1473. egó
Strong's Concordance
egó: I (only expressed when emphatic)
Original Word: ἐγώ
Part of Speech: Personal Pronoun
Transliteration: egó
Phonetic Spelling: (eg-o')
Short Definition: I
Definition: I, the first-person pronoun.
Thayer's Greek Lexicon
STRONGS NT 1473: ἐγώ

ἐγώ, genitive ἐμοῦ, enclitic μου; dative ἐμοί, enclitic μοι; accusative ἐμέ, enclitic με; plural ἡμεῖς, etc.; personal pronoun,

I.

1. The nominatives ἐγώ and ἡμεῖς, when joined to a verb, generally have force and emphasis, or indicate antithesis, as Matthew 3:11; Mark 1:8; Luke 3:16 (ἐγώ μέν ... δέ); Matthew 3:14 (ἐγώ ... ἔχω, καί σύ); , and often; ἡμεῖς, contrasted with God, Matthew 6:12; ἡμεῖς καί οἱ Φαρισαῖοι, Matthew 9:14; cf. Winer's Grammar, § 22, 6. But sometimes they are used where there is no emphasis or antithesis in them, as Matthew 10:16; John 10:17; and in many editions in Mark 1:2; Luke 7:27; cf. Buttmann, § 129, 12. ἰδού ἐγώ, הִנֵּנִי, behold me, here am I: Acts 9:10 (1 Samuel 3:8). ἐγώ, like אֲנִי, I am: John 1:23; Acts 7:32 (cf. Winers Grammar, 585 (544); Buttmann, 125 (109)).

2. The enclitic (and monosyllabic) genitive, dative, and accusative are connected with nouns, verbs, adverbs, but not with prepositions: ἔμπροσθεν μου, John 1:15; ὀπίσω μου, Matthew 3:11; ἰσχυρότερός μου, ibid.; τίς μου ἥψατο, Mark 5:31; λέγει μοι, Revelation 5:5; ἀρνήσηταί με, Matthew 10:33; Luke 12:9 (on the accent in these expressions cf. Winers Grammar, § 6, 3; (Lipsius, Gram. Untersuch., p. 59ff; Lob. Path. Elementa ii., p. 323f; Tdf. N. T. edition 7, Proleg., p. 61f; edition 8, p. 104)); but δἰ ἐμοῦ, κατ' ἐμοῦ, πρό ἐμοῦ, etc., ἐν ἐμοί, περί, δἰ, ἐπ', κατ', εἰς ἐμέ. The only exception is πρός, to which the enclitic με is generally joined, Matthew 25:36; Mark 9:19, and very often; very rarely πρός ἐμέ, John 6:37{a}, and according to L T Tr WH in Acts 22:8, 13; Acts 24:19; (also Acts 23:22 T Tr WH; John 6:35 and 45 T Tr text WH; Luke 1:43 T WH; Matthew 19:14; John 6:37{b},65, Tdf.; John 6:44 Tr text WH marginal reading; 1 Corinthians 16:11 L Tr; but πρός με, Matthew 3:14 Tdf. and Matthew 11:28 Griesbach; cf. Lipsius as above, p. 61 note). Moreover, the full forms ἐμοῦ, ἐμοί, ἐμέ are used in case of emphasis or antithesis; thus, ἐμοῦ, Luke 10:16; ἐμοί, John 7:23; John 10:38, etc.; ἐμέ, Mark 14:7; John 7:7, etc.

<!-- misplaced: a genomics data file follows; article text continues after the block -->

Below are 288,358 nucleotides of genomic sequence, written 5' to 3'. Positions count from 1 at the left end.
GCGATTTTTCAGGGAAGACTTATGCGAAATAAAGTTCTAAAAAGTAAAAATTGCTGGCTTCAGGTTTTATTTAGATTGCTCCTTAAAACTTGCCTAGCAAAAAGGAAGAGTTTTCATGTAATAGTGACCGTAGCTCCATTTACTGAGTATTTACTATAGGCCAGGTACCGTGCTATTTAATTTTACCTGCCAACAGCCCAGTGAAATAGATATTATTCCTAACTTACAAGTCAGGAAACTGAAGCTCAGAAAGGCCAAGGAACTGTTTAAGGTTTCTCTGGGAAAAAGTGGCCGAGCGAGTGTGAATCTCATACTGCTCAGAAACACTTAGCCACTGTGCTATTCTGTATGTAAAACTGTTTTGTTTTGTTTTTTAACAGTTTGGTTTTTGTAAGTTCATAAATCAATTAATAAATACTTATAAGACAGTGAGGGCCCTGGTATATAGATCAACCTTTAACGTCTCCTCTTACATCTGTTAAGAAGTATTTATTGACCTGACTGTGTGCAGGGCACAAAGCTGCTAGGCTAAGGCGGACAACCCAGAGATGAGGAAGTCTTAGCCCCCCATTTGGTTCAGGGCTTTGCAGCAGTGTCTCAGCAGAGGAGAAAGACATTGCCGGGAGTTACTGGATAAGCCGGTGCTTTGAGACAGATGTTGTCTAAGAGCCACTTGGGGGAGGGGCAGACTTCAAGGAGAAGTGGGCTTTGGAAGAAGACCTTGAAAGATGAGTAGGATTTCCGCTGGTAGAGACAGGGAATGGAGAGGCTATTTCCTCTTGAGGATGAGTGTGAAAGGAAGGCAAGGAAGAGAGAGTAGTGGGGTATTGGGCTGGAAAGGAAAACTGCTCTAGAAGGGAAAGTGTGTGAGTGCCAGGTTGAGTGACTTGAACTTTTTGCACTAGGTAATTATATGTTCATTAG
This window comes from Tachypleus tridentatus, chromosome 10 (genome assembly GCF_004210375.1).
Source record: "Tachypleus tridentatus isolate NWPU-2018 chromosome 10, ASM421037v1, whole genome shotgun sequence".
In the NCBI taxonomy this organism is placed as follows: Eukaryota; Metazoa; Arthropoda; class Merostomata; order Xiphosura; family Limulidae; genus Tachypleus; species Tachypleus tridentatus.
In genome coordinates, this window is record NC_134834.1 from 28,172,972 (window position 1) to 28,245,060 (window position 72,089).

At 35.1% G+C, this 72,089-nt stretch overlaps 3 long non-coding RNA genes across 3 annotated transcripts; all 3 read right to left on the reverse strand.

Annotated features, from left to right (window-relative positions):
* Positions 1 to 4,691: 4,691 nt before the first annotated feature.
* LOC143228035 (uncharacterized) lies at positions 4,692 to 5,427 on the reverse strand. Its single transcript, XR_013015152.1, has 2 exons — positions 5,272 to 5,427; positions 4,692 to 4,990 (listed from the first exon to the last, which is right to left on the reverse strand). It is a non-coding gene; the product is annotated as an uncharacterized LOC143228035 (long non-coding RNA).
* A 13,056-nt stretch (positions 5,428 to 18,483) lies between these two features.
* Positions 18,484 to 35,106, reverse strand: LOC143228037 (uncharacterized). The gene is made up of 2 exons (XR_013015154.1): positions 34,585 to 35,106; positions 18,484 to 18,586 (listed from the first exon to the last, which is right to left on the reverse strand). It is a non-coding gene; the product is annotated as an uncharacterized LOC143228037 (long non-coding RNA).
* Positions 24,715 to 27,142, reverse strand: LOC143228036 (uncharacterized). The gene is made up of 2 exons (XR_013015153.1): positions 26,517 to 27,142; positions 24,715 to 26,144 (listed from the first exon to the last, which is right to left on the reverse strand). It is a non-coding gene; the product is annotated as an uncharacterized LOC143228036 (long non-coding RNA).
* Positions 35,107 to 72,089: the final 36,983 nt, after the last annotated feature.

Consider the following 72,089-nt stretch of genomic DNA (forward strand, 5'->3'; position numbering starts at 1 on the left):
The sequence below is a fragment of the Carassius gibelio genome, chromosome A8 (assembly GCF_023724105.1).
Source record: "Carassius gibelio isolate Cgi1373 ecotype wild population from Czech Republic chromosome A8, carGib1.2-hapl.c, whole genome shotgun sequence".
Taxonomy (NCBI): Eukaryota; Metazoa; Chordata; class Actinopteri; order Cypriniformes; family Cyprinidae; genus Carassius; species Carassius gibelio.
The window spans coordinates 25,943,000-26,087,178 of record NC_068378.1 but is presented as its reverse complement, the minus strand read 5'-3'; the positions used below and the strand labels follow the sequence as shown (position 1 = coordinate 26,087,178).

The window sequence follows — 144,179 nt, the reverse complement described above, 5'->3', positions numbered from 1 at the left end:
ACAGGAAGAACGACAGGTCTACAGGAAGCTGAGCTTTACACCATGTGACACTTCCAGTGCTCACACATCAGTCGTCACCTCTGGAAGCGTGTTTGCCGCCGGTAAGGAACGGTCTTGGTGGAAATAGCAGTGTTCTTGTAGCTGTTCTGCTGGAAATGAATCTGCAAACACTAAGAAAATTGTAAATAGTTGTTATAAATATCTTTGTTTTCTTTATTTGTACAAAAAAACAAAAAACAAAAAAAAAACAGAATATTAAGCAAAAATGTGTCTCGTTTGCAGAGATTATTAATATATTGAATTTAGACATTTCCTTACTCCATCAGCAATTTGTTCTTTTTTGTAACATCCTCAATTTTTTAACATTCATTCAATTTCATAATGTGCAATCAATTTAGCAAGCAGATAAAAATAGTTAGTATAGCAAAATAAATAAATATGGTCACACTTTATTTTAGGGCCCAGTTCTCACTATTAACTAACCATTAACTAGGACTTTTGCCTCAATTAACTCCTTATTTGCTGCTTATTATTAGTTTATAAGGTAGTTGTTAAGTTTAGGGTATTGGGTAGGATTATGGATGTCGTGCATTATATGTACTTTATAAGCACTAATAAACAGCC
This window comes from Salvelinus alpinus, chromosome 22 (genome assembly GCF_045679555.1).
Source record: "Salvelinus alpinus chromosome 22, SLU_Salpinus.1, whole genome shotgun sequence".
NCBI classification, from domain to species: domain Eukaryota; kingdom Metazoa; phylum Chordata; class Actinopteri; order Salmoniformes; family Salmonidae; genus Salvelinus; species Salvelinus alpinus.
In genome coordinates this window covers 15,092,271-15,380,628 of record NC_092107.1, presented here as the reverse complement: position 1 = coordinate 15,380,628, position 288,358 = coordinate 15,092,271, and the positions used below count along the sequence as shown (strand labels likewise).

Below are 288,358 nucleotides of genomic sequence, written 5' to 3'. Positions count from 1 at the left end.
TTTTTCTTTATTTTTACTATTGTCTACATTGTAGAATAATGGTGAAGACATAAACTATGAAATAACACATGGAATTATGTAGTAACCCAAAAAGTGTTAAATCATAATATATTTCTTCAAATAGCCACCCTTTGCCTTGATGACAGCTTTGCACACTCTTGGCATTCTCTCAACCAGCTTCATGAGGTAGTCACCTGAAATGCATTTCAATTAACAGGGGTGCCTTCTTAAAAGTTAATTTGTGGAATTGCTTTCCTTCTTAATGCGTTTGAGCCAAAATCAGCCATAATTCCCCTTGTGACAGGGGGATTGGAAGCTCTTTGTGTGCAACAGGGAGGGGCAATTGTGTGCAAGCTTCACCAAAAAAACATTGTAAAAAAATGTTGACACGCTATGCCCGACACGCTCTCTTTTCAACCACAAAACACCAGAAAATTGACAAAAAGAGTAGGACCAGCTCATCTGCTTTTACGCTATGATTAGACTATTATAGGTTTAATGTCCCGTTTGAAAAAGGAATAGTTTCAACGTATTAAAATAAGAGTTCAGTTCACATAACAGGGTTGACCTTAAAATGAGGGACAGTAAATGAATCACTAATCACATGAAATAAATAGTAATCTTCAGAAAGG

3. As in classic Greek, μου and ἡμῶν are very often used for the possessive pronouns ἐμός and ἡμέτερος (Buttmann, § 127, 21); and when so used,

a. they are generally placed after their substantives, as οἶκος μου, ζωή ἡμῶν, etc. — the fuller form ἐμοῦ only for the sake of distinction or antithesis (cf. Buttmann, § 127, 22), as μητέρα αὐτοῦ καί ἐμοῦ, Romans 16:13; πίστεως ὑμῶν τέ καί ἐμοῦ, Romans 1:12.

b. But they are sometimes placed before substantives, even which have the article, when no emphasis resides in the pronoun or antithesis is involved in its use (Winers Grammar, § 22, 7 N. 1; Buttmann, as above): μου τούς λόγους, Matthew 7:24, 26; even before prepositions, μου ὑπό τήν στέγην, Matthew 8:8; less frequently ἡμῶν, as ἡμῶν τήν πόλιν, Acts 16:20; it is prefixed for emphasis in ἡμῶν τό πολίτευμα, Philippians 3:20, cf. Winers Grammar, as above; Rost § 99, 4, p. 452ff 7th edition adduces a multitude of examples from Greek authors; (cf. Krüger, § 47, 9, 12 who states the rule as follows: when joined to a substantive having the article the reflexive genitive, with αὐτοῦipsius, and ἀλλήλων, requires the attributive position, the personal genitive, and αὐτοῦejus, the partitive position).

4. τί ἐμοί (ἡμῖν) καί σοι (ὑμῖν); what have I (we) to do with thee (you)? (cf. Buttmann, 138 (121); Winer's Grammar, 211 (198); 585 (544)): Matthew 8:29; Mark 1:24; Mark 5:7; Luke 8:28; John 2:4; Heb. וָלָך מַה־לִּי, Judges 11:12; 2 Kings 3:13; 2 Samuel 16:10; 2 Chronicles 35:21; 1 Esdr. 1:24; also in classic Greek; cf. Aulus Gellius n. a. 1, 2; Epictetus diss. 2, 9, 16; τί ἡμῖν καί αὐτῷ, ibid. 1, 1, 16; τί ἐμοί καί αὐτοῖς, ibid. 1, 27, 13; 22, 15. τί